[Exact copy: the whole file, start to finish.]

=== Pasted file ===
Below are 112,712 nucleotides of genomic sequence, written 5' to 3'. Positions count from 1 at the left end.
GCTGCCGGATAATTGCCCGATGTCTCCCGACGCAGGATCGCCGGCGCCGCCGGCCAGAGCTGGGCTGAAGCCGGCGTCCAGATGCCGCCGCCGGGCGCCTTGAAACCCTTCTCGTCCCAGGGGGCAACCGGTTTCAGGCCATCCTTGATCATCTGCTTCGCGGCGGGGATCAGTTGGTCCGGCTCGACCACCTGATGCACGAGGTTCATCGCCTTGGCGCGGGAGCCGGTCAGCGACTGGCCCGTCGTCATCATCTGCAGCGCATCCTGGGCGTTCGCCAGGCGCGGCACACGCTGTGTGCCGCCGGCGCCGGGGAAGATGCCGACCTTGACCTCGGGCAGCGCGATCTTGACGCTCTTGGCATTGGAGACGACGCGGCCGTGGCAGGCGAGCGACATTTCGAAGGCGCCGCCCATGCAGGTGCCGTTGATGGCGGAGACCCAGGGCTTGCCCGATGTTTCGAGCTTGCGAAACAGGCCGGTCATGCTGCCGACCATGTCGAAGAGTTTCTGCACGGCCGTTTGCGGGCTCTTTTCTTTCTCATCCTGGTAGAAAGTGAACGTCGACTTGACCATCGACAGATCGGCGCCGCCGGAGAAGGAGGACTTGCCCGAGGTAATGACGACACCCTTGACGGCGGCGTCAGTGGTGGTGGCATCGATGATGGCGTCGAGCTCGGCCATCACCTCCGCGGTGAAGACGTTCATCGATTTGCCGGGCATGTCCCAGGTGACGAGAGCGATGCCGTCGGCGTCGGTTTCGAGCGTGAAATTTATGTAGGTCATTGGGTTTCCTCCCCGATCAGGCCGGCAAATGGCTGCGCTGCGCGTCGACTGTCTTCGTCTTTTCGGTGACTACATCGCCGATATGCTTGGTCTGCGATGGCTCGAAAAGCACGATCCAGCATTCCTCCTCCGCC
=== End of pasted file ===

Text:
Below are 112,712 nucleotides of genomic sequence, written 5' to 3'. Positions count from 1 at the left end.
GCTGCCGGATAATTGCCCGATGTCTCCCGACGCAGGATCGCCGGCGCCGCCGGCCAGAGCTGGGCTGAAGCCGGCGTCCAGATGCCGCCGCCGGGCGCCTTGAAACCCTTCTCGTCCCAGGGGGCAACCGGTTTCAGGCCATCCTTGATCATCTGCTTCGCGGCGGGGATCAGTTGGTCCGGCTCGACCACCTGATGCACGAGGTTCATCGCCTTGGCGCGGGAGCCGGTCAGCGACTGGCCCGTCGTCATCATCTGCAGCGCATCCTGGGCGTTCGCCAGGCGCGGCACACGCTGTGTGCCGCCGGCGCCGGGGAAGATGCCGACCTTGACCTCGGGCAGCGCGATCTTGACGCTCTTGGCATTGGAGACGACGCGGCCGTGGCAGGCGAGCGACATTTCGAAGGCGCCGCCCATGCAGGTGCCGTTGATGGCGGAGACCCAGGGCTTGCCCGATGTTTCGAGCTTGCGAAACAGGCCGGTCATGCTGCCGACCATGTCGAAGAGTTTCTGCACGGCCGTTTGCGGGCTCTTTTCTTTCTCATCCTGGTAGAAAGTGAACGTCGACTTGACCATCGACAGATCGGCGCCGCCGGAGAAGGAGGACTTGCCCGAGGTAATGACGACACCCTTGACGGCGGCGTCAGTGGTGGTGGCATCGATGATGGCGTCGAGCTCGGCCATCACCTCCGCGGTGAAGACGTTCATCGATTTGCCGGGCATGTCCCAGGTGACGAGAGCGATGCCGTCGGCGTCGGTTTCGAGCGTGAAATTTATGTAGGTCATTGGGTTTCCTCCCCGATCAGGCCGGCAAATGGCTGCGCTGCGCGTCGACTGTCTTCGTCTTTTCGGTGACTACATCGCCGATATGCTTGGTCTGCGATGGCTCGAAAAGCACGATCCAGCATTCCTCCTCCGCC